Caterpillar Inc. Chairman and Chief Executive Jim Owens told shareholders at the company’s annual meeting Wednesday that because the heavy-equipment giant has “strong economic winds at our back,” prospects for continued growth appear promising.
Owens clearly wanted to discuss the record earnings the Peoria-based company has recorded in each of the past two years because of a worldwide surge in commodity prices and the company’s strategy for coming years.
To his obvious frustration, however, with the exception of his prepared remarks the stockholder meeting held in downtown Chicago was devoted almost entirely to a discussion about geopolitics.
Although Caterpillar’s earthmoving equipment, mining trucks and other products are made for peaceful applications, opponents of Israel’s Palestinian policies have focused on the fact that Caterpillar sells bulldozers to Israel and that Israeli military forces use them to demolish Palestinian homes and property.
For more than two years, those opponents have made Caterpillar the focus of a high-profile public relations campaign.
As was the case at last year’s shareholder gathering, the street outside Wednesday’s meeting site was thronged with protesters holding signs that condemned Caterpillar. Counterprotesters, meanwhile, told passersby that the attacks on Caterpillar were “anti-Israel propaganda.”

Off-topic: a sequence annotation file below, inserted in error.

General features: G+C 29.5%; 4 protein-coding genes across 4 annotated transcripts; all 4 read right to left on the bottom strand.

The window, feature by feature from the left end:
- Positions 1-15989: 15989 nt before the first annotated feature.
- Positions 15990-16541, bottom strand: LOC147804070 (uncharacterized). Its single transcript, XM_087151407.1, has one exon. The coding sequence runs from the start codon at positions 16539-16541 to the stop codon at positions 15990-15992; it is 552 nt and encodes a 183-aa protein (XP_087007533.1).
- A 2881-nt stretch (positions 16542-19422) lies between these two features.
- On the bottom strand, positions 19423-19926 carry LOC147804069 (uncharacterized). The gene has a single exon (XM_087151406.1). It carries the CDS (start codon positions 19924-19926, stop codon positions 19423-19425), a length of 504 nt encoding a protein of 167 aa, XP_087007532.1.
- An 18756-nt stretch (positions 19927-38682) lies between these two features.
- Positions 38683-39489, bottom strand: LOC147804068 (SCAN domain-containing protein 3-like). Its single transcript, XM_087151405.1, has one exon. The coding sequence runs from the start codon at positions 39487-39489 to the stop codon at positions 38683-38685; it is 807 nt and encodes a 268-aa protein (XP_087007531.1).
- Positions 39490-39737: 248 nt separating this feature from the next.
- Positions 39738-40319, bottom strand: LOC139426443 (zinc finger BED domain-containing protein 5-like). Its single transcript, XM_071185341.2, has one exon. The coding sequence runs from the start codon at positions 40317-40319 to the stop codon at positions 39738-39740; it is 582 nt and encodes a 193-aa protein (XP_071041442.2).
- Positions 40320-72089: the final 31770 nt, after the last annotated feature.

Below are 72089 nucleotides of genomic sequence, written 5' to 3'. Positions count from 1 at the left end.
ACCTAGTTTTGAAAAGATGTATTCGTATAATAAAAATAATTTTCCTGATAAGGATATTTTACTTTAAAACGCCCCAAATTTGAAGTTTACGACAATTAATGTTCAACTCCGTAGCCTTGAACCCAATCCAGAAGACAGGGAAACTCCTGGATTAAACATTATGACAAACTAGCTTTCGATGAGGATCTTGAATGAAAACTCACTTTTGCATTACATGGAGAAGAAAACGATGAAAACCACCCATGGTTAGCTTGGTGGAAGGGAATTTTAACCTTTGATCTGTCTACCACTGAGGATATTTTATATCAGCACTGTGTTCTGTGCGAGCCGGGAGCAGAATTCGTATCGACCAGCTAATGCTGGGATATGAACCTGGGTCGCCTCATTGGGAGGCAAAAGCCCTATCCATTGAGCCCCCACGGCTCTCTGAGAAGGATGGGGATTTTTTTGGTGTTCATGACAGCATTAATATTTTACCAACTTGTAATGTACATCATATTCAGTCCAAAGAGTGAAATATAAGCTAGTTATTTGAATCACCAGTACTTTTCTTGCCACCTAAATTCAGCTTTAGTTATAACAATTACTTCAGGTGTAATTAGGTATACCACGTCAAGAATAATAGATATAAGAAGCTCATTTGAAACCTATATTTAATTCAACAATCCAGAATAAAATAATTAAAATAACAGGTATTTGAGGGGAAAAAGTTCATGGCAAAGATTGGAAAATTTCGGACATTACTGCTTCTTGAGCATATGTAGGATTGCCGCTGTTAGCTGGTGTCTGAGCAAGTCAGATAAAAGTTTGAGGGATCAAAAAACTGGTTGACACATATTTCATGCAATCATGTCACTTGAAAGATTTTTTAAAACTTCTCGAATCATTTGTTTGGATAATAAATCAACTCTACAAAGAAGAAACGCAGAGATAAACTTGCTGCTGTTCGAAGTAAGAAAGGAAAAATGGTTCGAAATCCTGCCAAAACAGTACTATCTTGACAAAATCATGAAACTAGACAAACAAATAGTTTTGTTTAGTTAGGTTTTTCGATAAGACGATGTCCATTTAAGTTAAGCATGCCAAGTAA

The issue is a hot button only for a small minority: At last year’s meeting, 97 percent of shareholders voted down a proposal that called for the company to review its sale of bulldozers to the Israeli government. There was no similar proposal on this year’s agenda, but the topic dominated the meeting nonetheless.
More than a dozen people stepped to the microphone to call the company to task for selling equipment to Israel.
The first up was Craig Corrie, a Washington state resident whose daughter Rachel died in 2003 after being crushed by an Israeli bulldozer as she sought to prevent the destruction of a Palestinian home.
“Maybe you don’t want to choose sides,” Corrie argued quietly while Owens listened from the podium, but by selling the equipment to Israel, he said, “you’re choosing the side that uses these machines as a weapon.”
Before the meeting ended, many more people, including Rachel Corrie’s mother, took the floor to send the same message.
At one point, a representative from a pro-Israel group addressed the restless stockholders, saying, “We knew this meeting would be used as a platform for politics,” and urging the crowd to “get both sides of the story” on the issue.
Another stockholder complained that the meeting was being “hijacked” by people with a non-business agenda.
Caterpillar has argued it doesn’t have the right, or the means, to police how buyers use its bulldozers.
Owens emphasized at one point late in the meeting that “99.995 percent of our products are used for peaceful, constructive purposes.”
Shareholders voted down a number of corporate-governance proposals that management had opposed. Perhaps the most interesting vote involved a proposal that would require director nominees to receive a majority of votes to win their seats, rather than a simple plurality. Such measures, designed to make boards more accountable, have been proposed with increasing frequency in recent years.
The proposal was put forward at last year’s meeting, but 68 percent of shareholders voted against it. This year, the vote was dramatically closer, with 46 percent opposed and 42 percent in favor.